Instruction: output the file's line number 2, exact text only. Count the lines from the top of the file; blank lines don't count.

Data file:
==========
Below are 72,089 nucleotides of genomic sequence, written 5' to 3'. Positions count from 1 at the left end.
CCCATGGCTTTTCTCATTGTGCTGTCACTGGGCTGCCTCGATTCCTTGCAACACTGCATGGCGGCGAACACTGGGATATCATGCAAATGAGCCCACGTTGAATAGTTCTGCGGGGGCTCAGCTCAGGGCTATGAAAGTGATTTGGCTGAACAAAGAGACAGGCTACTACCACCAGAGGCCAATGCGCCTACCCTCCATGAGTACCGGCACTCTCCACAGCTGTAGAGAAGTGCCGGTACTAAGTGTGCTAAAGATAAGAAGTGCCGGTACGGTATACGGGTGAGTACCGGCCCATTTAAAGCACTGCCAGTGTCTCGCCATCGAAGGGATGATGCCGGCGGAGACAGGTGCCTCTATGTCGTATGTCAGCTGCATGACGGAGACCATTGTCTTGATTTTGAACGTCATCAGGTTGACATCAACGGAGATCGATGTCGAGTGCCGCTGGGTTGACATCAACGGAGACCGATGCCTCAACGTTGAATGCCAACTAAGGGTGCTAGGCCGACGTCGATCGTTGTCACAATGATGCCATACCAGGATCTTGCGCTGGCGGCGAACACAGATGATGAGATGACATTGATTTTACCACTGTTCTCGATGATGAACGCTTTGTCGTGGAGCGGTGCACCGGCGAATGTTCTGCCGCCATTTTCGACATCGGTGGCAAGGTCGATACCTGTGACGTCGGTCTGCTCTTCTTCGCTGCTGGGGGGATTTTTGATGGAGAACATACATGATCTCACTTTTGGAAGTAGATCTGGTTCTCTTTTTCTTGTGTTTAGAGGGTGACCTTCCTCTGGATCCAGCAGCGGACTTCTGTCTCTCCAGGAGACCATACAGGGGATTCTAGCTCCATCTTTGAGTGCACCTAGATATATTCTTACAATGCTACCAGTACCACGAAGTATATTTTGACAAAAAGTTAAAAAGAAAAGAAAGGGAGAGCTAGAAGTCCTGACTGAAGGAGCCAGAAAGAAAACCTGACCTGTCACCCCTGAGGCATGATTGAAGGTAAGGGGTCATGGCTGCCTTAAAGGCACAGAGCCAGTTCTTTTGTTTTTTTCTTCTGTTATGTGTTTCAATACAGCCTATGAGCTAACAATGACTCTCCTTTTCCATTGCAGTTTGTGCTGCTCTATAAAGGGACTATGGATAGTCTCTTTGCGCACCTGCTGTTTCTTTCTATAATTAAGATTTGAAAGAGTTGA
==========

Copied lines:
CCCATGGCTTTTCTCATTGTGCTGTCACTGGGCTGCCTCGATTCCTTGCAACACTGCATGGCGGCGAACACTGGGATATCATGCAAATGAGCCCACGTTGAATAGTTCTGCGGGGGCTCAGCTCAGGGCTATGAAAGTGATTTGGCTGAACAAAGAGACAGGCTACTACCACCAGAGGCCAATGCGCCTACCCTCCATGAGTACCGGCACTCTCCACAGCTGTAGAGAAGTGCCGGTACTAAGTGTGCTAAAGATAAGAAGTGCCGGTACGGTATACGGGTGAGTACCGGCCCATTTAAAGCACTGCCAGTGTCTCGCCATCGAAGGGATGATGCCGGCGGAGACAGGTGCCTCTATGTCGTATGTCAGCTGCATGACGGAGACCATTGTCTTGATTTTGAACGTCATCAGGTTGACATCAACGGAGATCGATGTCGAGTGCCGCTGGGTTGACATCAACGGAGACCGATGCCTCAACGTTGAATGCCAACTAAGGGTGCTAGGCCGACGTCGATCGTTGTCACAATGATGCCATACCAGGATCTTGCGCTGGCGGCGAACACAGATGATGAGATGACATTGATTTTACCACTGTTCTCGATGATGAACGCTTTGTCGTGGAGCGGTGCACCGGCGAATGTTCTGCCGCCATTTTCGACATCGGTGGCAAGGTCGATACCTGTGACGTCGGTCTGCTCTTCTTCGCTGCTGGGGGGATTTTTGATGGAGAACATACATGATCTCACTTTTGGAAGTAGATCTGGTTCTCTTTTTCTTGTGTTTAGAGGGTGACCTTCCTCTGGATCCAGCAGCGGACTTCTGTCTCTCCAGGAGACCATACAGGGGATTCTAGCTCCATCTTTGAGTGCACCTAGATATATTCTTACAATGCTACCAGTACCACGAAGTATATTTTGACAAAAAGTTAAAAAGAAAAGAAAGGGAGAGCTAGAAGTCCTGACTGAAGGAGCCAGAAAGAAAACCTGACCTGTCACCCCTGAGGCATGATTGAAGGTAAGGGGTCATGGCTGCCTTAAAGGCACAGAGCCAGTTCTTTTGTTTTTTTCTTCTGTTATGTGTTTCAATACAGCCTATGAGCTAACAATGACTCTCCTTTTCCATTGCAGTTTGTGCTGCTCTATAAAGGGACTATGGATAGTCTCTTTGCGCACCTGCTGTTTCTTTCTATAATTAAGATTTGAAAGAGTTGA